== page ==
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Restaurant Association of Maryland wants state to allow barriers between tables for indoor dining

The Restaurant Association of Maryland said Gov. Larry Hogan’s recent order to expand indoor dining capacity to 75% doesn’t do enough to help struggling restaurants unable to pack their dining rooms with more customers due to existing distancing regulations.

Marshall Weston, the association’s president, is calling on the Maryland Department of Health to allow restaurants to install physical barriers between tables and booths to skirt the mandate requiring six-feet of distance between parties. Currently, every other indoor booth is required to be closed under the law to maintain social distancing under the health department’s most recent order.

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The state health department currently allows for plexiglass or other barriers in outdoor booth seating instead of satisfying the distancing requirements, but not indoors.

Ahead of the cooler fall and winter months that threaten outdoor dining, this tweak would enable many restaurants to expand capacity further, Weston said, as many restaurants don’t have space to comply with all of the requirements indoors and still expand capacity.

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“With these current table restrictions, many restaurants have found that they can’t even meet a 50% capacity of what they’re allowed to hold,” Weston said.

The association also is pushing the state’s health department to increase the current maximum of six people per table to 10, Weston said.

Maryland Department of Health spokesperson Charlie Gischlar said that the department “will evaluate whether additional operational changes are warranted as we move forward and the state’s health metrics continue to improve.” Gischlar also said there are no plans to increase the table maximum of six at this time.

Weston estimated that 40% of the state’s restaurants could close permanently by the end of 2020. Without this policy change in the cooler weather, many restaurants won’t be able to make it without laying off workers or closing their doors permanently, he said.

“Restaurants just want the opportunity to create a safe environment while increasing capacity at the same time to make up for the loss of outdoor dining and for a real shot to survive this pandemic through the end of the year,” Weston said.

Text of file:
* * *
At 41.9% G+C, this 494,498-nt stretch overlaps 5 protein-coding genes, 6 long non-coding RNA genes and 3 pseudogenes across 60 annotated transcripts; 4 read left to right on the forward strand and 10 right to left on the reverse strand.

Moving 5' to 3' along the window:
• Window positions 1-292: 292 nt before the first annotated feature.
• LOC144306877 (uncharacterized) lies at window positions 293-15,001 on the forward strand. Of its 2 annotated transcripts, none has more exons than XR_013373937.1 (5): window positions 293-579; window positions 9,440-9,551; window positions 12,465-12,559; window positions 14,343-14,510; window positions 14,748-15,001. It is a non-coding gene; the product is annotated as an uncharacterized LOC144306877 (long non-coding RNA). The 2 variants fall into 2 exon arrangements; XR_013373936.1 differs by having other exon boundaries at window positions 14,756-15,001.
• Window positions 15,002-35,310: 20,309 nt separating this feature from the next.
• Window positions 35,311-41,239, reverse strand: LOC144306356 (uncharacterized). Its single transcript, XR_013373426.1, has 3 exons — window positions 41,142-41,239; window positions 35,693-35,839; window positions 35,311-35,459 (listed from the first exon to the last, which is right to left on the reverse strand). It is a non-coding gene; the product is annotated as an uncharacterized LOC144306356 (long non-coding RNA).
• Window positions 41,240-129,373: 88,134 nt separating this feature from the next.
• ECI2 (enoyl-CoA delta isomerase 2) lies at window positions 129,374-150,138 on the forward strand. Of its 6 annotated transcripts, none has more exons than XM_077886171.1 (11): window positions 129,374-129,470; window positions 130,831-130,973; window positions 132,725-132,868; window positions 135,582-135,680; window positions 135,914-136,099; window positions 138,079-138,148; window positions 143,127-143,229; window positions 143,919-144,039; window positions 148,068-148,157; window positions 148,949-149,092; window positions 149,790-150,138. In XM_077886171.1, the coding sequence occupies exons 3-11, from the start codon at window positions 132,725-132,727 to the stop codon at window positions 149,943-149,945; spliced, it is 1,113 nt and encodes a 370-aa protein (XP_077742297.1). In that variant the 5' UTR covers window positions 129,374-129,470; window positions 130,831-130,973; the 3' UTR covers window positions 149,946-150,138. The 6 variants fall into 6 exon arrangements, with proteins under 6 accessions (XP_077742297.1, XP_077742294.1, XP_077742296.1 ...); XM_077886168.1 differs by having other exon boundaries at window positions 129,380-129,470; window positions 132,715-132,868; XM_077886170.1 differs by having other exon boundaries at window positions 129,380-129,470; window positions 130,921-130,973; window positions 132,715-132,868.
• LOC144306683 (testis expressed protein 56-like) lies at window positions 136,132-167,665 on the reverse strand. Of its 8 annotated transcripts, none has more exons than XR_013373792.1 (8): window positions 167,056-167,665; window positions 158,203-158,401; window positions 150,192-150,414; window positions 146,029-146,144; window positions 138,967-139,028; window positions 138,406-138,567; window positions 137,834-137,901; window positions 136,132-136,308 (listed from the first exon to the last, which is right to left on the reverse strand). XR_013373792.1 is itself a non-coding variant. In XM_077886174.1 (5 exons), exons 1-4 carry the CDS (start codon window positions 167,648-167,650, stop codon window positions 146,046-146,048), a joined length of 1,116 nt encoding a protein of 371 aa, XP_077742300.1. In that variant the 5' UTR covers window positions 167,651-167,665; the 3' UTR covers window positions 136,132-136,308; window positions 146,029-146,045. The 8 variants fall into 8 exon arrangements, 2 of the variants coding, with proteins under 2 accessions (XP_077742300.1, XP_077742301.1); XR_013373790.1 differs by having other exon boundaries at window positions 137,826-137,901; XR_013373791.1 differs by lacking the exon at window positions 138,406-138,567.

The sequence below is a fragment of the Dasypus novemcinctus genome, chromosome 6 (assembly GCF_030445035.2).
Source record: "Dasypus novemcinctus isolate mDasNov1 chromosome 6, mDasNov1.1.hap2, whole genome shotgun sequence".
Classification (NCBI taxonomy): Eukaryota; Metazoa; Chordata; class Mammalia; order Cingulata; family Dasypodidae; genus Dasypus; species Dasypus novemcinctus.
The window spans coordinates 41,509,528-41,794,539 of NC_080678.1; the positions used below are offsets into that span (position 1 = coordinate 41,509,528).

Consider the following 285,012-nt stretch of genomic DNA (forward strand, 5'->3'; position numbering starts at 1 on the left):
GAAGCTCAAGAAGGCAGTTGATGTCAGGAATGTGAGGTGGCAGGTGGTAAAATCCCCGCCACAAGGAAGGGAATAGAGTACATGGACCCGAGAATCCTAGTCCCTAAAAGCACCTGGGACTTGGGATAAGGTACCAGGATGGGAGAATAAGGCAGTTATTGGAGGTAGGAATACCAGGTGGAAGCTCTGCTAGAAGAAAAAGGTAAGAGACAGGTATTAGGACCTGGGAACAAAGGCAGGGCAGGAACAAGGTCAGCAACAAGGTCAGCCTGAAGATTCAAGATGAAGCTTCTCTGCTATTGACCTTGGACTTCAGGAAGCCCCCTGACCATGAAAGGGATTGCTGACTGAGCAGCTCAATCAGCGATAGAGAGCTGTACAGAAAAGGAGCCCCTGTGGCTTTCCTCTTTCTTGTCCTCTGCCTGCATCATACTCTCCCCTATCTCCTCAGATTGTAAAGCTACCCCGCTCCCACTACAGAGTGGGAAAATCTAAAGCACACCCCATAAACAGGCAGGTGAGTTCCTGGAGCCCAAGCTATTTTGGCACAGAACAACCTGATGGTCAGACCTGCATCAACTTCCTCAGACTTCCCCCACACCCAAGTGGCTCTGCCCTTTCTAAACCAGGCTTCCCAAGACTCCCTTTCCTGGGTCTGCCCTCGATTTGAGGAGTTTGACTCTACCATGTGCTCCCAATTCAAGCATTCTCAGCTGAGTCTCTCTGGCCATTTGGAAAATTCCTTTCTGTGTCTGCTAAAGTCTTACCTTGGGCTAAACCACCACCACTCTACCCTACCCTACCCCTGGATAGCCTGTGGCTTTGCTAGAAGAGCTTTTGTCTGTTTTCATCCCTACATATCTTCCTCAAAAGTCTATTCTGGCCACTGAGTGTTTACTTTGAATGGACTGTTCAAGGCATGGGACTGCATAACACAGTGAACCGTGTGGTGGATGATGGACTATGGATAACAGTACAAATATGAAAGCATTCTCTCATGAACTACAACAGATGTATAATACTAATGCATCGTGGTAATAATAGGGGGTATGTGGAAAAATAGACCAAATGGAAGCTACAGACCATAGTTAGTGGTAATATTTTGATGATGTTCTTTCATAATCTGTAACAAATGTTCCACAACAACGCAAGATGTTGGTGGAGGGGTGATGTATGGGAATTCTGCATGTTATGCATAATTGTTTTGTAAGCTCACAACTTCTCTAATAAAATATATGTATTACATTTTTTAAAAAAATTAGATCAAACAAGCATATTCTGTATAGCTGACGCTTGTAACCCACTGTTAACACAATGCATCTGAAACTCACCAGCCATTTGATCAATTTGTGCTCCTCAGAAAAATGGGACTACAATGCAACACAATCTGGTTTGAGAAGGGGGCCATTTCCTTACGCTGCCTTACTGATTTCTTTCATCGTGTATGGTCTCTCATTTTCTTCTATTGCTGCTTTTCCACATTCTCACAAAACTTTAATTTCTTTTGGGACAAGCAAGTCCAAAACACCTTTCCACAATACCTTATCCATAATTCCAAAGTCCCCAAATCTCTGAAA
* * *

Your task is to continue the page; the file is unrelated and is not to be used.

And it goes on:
Allowing barriers indoors would be beneficial for restaurants like The Rec Room in Towson, which currently has to close half of its indoor booths, said Sean Gahagan, the restaurant’s general manager. With barriers, it could use them all.

“It makes the politicians feel good to say we can go to 75%, but the reality of it is that you’re already pushing the limits of it at 50% because of social distancing,” Gahagan said. “So 50%, 75%, the number really isn’t going to change a whole lot just by going to 75%. Something else has to take place, such as barriers, so that we can increase the capacity of the restaurant.”

The U.S. Centers for Disease Control and Prevention’s restaurant guidelines suggest barriers may help slow the spread of the virus in restaurants, especially in areas where six feet of distance is difficult to maintain.

The federal agency also recently released a study that found people who tested positive for the coronavirus were twice as likely to have been to a restaurant in the two weeks prior, as compared to those who tested negative.

Hogan’s order, which went into effect Monday, moved indoor dining capacity up to 75% from 50% during Maryland’s “Restaurant Week.

Not all jurisdictions are going along with the move, including Baltimore City and Anne Arundel County. Baltimore County announced it would allow restaurants to increase their capacity to 75% Monday.

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